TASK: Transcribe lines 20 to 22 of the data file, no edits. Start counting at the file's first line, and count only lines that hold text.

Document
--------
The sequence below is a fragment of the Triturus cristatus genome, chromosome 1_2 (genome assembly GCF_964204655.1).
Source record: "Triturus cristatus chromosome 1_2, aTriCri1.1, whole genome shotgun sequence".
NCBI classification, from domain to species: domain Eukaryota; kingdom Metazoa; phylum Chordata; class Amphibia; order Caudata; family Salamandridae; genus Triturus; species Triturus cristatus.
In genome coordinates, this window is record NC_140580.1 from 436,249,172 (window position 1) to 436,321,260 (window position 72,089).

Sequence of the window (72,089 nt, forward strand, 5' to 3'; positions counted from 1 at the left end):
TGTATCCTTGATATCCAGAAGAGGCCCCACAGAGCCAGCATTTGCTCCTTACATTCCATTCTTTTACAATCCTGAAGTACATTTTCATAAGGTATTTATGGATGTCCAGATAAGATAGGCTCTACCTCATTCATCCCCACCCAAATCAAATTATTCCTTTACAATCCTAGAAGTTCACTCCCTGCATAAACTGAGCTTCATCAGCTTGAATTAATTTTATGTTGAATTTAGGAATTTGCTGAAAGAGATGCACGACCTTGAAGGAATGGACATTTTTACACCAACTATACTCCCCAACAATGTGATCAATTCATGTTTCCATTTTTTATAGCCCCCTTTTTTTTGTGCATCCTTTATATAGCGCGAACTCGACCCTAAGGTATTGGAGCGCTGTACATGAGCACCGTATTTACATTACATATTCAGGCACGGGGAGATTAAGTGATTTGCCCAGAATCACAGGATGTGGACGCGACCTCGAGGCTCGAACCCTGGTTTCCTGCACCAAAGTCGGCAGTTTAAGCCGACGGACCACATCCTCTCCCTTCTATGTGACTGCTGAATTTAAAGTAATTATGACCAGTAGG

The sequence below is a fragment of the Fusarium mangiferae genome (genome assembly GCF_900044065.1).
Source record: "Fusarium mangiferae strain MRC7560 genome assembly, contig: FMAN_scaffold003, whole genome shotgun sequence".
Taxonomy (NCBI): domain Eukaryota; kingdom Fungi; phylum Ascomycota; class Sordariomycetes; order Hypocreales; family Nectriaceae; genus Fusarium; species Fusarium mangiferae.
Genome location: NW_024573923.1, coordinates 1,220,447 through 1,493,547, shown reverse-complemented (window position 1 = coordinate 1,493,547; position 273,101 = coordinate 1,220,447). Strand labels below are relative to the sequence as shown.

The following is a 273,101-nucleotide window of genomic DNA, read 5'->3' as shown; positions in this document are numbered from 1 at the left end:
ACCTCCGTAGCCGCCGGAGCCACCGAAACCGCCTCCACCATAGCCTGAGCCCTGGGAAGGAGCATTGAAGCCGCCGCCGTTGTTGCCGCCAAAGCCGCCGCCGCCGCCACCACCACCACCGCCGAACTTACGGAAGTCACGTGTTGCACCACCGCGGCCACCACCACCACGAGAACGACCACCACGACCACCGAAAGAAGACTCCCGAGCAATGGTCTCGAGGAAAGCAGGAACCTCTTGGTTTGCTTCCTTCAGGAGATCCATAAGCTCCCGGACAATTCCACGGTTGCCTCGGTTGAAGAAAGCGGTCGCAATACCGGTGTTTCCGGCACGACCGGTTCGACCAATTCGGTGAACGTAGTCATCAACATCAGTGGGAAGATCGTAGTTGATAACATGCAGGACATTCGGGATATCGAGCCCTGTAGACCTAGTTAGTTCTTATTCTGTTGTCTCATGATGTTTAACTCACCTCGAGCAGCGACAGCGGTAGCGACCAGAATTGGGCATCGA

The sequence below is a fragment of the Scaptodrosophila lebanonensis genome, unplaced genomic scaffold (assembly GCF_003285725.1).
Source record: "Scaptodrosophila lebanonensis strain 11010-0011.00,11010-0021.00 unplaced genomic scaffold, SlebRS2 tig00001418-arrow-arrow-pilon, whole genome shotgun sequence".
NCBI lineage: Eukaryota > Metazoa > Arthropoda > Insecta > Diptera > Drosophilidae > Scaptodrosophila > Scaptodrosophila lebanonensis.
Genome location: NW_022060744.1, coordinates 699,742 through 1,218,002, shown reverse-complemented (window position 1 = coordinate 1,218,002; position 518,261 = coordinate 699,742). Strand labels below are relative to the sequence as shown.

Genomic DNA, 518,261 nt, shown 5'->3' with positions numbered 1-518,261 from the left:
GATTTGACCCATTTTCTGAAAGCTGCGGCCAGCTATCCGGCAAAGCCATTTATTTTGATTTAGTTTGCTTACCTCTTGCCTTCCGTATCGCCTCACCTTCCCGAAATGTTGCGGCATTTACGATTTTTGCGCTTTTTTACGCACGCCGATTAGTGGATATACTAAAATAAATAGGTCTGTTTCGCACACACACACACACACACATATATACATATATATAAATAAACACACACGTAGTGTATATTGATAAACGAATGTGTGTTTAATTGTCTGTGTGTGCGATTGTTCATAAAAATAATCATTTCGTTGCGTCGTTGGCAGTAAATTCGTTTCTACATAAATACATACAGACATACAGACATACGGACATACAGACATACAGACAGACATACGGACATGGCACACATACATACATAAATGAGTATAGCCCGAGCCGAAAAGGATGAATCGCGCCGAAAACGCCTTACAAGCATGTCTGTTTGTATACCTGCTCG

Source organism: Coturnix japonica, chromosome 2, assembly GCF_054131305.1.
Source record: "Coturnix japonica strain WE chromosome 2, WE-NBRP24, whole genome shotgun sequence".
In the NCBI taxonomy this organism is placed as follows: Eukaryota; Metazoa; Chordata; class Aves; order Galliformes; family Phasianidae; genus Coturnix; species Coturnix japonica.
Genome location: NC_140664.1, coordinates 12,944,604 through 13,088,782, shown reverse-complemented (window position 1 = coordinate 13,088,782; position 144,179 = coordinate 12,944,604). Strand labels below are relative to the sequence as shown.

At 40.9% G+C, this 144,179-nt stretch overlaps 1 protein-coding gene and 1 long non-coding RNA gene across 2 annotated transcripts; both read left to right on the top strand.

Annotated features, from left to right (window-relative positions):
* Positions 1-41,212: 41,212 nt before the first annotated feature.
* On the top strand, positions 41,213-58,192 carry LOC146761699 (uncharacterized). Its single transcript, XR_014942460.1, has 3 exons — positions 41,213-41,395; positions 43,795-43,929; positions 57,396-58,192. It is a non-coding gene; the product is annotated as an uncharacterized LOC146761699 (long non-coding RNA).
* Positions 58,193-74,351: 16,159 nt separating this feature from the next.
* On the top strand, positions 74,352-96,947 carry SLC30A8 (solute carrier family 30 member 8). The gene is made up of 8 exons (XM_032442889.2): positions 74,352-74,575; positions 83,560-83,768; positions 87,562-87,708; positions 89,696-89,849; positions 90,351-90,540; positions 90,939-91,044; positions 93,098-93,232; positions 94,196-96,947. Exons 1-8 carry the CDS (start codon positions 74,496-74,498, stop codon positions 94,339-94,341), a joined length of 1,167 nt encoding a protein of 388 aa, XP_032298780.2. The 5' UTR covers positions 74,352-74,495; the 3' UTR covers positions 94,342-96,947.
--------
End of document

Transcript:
Source record: "Coturnix japonica strain WE chromosome 2, WE-NBRP24, whole genome shotgun sequence".
In the NCBI taxonomy this organism is placed as follows: Eukaryota; Metazoa; Chordata; class Aves; order Galliformes; family Phasianidae; genus Coturnix; species Coturnix japonica.
Genome location: NC_140664.1, coordinates 12,944,604 through 13,088,782, shown reverse-complemented (window position 1 = coordinate 13,088,782; position 144,179 = coordinate 12,944,604). Strand labels below are relative to the sequence as shown.